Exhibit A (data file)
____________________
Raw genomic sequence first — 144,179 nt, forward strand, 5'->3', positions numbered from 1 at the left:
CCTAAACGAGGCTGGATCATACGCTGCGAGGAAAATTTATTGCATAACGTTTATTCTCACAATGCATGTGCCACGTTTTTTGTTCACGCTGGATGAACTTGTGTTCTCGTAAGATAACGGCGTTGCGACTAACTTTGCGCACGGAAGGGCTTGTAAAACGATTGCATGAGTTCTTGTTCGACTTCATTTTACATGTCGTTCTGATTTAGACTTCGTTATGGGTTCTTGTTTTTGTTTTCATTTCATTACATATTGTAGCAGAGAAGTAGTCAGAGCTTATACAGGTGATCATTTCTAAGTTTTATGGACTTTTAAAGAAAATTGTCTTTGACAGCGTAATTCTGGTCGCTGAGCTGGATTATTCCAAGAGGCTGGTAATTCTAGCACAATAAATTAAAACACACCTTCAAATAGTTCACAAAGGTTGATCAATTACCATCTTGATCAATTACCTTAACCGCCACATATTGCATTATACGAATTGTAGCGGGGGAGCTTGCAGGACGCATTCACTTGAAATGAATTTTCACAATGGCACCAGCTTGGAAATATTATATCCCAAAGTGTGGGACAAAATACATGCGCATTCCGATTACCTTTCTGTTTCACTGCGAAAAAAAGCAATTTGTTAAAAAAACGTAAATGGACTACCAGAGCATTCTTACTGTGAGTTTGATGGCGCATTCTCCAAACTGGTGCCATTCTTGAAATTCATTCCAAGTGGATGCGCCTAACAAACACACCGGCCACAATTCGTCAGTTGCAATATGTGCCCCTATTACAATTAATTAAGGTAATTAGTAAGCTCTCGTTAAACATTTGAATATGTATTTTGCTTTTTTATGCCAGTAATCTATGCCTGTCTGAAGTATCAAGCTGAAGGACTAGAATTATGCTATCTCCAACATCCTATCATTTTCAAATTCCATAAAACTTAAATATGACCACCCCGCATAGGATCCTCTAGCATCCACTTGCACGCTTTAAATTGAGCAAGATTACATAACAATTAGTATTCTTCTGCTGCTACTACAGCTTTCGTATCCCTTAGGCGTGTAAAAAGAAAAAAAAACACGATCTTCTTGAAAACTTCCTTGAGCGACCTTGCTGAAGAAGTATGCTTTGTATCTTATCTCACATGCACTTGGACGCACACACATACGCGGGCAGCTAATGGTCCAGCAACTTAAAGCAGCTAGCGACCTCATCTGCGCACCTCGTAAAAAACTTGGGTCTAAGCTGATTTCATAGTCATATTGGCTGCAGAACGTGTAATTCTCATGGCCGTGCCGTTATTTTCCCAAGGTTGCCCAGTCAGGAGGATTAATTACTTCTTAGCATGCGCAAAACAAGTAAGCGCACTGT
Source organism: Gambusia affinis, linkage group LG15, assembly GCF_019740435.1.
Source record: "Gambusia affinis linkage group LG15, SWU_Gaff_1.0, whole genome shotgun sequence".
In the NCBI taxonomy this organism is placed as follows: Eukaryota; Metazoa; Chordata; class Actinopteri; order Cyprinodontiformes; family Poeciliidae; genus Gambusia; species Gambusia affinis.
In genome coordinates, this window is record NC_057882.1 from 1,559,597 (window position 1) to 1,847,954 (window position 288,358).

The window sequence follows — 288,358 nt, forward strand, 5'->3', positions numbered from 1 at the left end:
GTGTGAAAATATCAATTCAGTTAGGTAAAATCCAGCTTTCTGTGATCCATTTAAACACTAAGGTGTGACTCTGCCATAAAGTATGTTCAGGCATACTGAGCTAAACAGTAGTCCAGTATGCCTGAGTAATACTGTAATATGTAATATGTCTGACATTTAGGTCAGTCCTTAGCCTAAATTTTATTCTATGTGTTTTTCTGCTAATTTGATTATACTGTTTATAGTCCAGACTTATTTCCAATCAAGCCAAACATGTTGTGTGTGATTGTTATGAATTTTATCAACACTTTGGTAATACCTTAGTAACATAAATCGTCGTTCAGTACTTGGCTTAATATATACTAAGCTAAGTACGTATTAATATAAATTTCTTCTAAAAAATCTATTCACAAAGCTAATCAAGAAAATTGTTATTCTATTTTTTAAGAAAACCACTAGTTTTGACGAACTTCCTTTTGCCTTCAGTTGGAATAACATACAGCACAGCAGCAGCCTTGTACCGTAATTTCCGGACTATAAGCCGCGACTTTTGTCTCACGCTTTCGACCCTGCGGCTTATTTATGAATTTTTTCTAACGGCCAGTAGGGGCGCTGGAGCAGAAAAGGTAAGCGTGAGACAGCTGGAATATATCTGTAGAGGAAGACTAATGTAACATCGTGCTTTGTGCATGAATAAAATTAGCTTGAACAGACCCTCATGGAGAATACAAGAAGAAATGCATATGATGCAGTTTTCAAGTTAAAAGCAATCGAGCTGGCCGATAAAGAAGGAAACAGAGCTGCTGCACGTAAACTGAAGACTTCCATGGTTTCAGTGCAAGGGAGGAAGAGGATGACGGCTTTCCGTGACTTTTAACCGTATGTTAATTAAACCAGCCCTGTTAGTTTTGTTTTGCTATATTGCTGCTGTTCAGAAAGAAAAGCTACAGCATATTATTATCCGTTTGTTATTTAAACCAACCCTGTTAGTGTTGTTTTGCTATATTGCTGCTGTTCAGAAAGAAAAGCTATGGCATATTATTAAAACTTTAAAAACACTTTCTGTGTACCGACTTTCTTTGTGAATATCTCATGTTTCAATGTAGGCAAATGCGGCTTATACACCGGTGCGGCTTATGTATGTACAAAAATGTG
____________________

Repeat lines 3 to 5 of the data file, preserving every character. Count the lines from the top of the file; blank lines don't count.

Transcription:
Source organism: Gambusia affinis, linkage group LG15, assembly GCF_019740435.1.
Source record: "Gambusia affinis linkage group LG15, SWU_Gaff_1.0, whole genome shotgun sequence".
In the NCBI taxonomy this organism is placed as follows: Eukaryota; Metazoa; Chordata; class Actinopteri; order Cyprinodontiformes; family Poeciliidae; genus Gambusia; species Gambusia affinis.